Wednesday, January 25, 2012

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"Listen to the Mandolin rain..."
-Lyrics from the1986 single by Bruce Hornsby & The Range

2:30 PM CST 1/25/12 | Affiliate Forecaster Wesley H. from Convective Weather in Wylie, Texas reports in his latest post that wet weather has finally returned to stone-dry Texas, and will be impacting much of the Mississippi Valley heading to the weekend.

"After a prolonged period of rain-free weather across much of the Lone Star State, Texas will see a return to wetter conditions. Our upper-level system responsible for the upcoming rain moved in from California. The models had been bouncing all over the place over the last several days in regards to the timing and track of this system." 

"Fortunately, they converged on a track into Southwest New Mexico/far West Texas by Wednesday evening. Once the system makes it into West Texas, it will slowly wind up, eventually becoming an upper-level low. As it strengthens, its eastern progression will slow. By Wednesday evening, it will have only made it into Southwest Texas." From here, rainfall will increase ahead of the system into the lower Mississippi Valley on Thursday, the Ohio Valley and the Northeast by Friday.

For more details on how this storm will evolve toward the weekend and affect the Southern Plains, and eventually the Mid-South, please visit his site at

Monday, January 23, 2012

No comments:
Get ready for round two

Current image of infrared satellite, surface pressure
and radar from the PSU e-wall
8:45 AM CST 1/23/12 | The low pressure system and cold front responsible for firing off Sunday's severe weather event in the Mid-South has produced a new round of Tornado Watches for portions of Alabama and Georgia until 5:00 PM local time. As the Pacific Northwest slowly climbs out of their ice-encrusted reality, the Northeast is also dealing with a similar winter weather threat. Low-level surface "cold air damming" from central Maryland to Massachusetts to Maine has prompted widespread Freezing Rain Advisories and Winter Weather Advisories across the region. The image below from the NWS Eastern Region headquarters shows the extent of current winter weather statements.

On this diverse day of hazardous weather, as always we urge readers to remain alert to changing conditions, allow extra commuting time, and stay close to your latest NWS forecast office for any watches or warnings. Our team continues to report on these events in our 30+ forecast zones in facebook. To locate the forecast zone nearest you, search for "Foot's Forecast" in facebook.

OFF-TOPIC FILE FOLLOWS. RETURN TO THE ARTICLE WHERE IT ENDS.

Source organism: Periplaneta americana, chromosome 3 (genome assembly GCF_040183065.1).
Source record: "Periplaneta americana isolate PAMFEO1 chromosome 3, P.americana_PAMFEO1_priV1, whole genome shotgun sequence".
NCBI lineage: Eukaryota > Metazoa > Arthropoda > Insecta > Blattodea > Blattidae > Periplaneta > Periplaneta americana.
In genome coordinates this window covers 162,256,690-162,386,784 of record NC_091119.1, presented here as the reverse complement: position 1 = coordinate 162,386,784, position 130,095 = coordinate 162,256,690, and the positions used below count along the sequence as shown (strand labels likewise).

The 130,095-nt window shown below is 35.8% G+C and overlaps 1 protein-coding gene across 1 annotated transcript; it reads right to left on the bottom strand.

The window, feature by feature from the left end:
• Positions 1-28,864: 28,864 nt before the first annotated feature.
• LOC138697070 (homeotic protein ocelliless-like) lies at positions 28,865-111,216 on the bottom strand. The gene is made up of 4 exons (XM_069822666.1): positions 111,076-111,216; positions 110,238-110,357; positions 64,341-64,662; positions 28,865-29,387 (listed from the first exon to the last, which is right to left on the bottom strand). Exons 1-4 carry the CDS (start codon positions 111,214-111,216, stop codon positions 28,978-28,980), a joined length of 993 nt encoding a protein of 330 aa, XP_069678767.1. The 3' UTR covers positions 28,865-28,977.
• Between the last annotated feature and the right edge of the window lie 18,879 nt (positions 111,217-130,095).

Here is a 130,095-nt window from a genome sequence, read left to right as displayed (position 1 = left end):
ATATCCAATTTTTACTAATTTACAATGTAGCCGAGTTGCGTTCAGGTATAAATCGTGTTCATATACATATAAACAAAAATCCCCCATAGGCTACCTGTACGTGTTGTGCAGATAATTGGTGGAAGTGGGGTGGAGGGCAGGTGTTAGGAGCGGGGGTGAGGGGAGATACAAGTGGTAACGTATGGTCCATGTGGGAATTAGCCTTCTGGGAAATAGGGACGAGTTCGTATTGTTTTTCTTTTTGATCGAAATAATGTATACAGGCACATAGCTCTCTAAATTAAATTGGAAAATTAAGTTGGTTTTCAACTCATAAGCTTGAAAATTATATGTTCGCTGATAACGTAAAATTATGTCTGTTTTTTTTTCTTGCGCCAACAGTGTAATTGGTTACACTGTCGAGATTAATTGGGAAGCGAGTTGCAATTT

If you recently met our Leadership Team at the American Meteorological Society conference in New Orleans, and are interested in joining our team, our online application is available by clicking the "Opening Doors For You" image at left.  

Collaborating to save lives 
and protect property

7:45 AM CST 1/23/12 | Following Sunday's severe weather event in the Mid-South  the loproduced at least 21 suspected tornadoes across 4 states, including 35 reports of hail, some up to 2" in diameter and 118 wind reports. 

The hardest hit was Arkansas, as noted in an update by Affiliate Forecaster Wesley H. ConvectiveWeather at 8:00 PM last night, stating "Strong to severe storms continue to race off toward the north and east across Arkansas this evening. Over the last 15-20 minutes, there have been signs of these storms becoming more linear in nature.several well-organized supercells are noted on radar and are capable of isolated tornadoes (some of which could be strong), damaging winds, and large hail." 

Forecaster Wesley from Texas was one of five college and high school Affiliates or Forecasters on our team who interacted with professionals and meterorologists in managing this outbreak while balancing homework with an eye on the playoff games. From early morning on Sunday to well after midnight this morning, our Severe Weather Team provided updates to our Southeast, Ohio Valley and Mid-Atlantic pages, reposted NWS watches and warnings for their local zones, and collaborated across multiple states in Facebook. 

Our thanks also goes to Southeast Region Director Daniel Ross, Central Mississippi Meteorologist Shundra Stewart, Metro Atlanta Forecaster and Gwinett County Schools science teacher Jason Isaacs, Mid-Atlantic Forecaster Josh Owens of Maryland Weather Center, Central Virginia Forecaster Nikki Byers, Severe Weather Coordinator Jason Mitchell of our Capital Region, and Forecaster Jason Warren of the Ohio Valley. 
*links are to forecast zones in Facebook.

Sunday, January 22, 2012

Does weather need a playoff too?

12:20 PM CST 1/22/12 | On this busy day of NFL playoffs, the weather threw in some wild card-esque fantasy fun, just to make things even more interesting. On the heels of the first notable snowfall event of actual winter  in the Mid-Atlantic and Northeast comes a potentially significant outbreak of severe weather in the Ohio Valley, Mid-South and Southeast.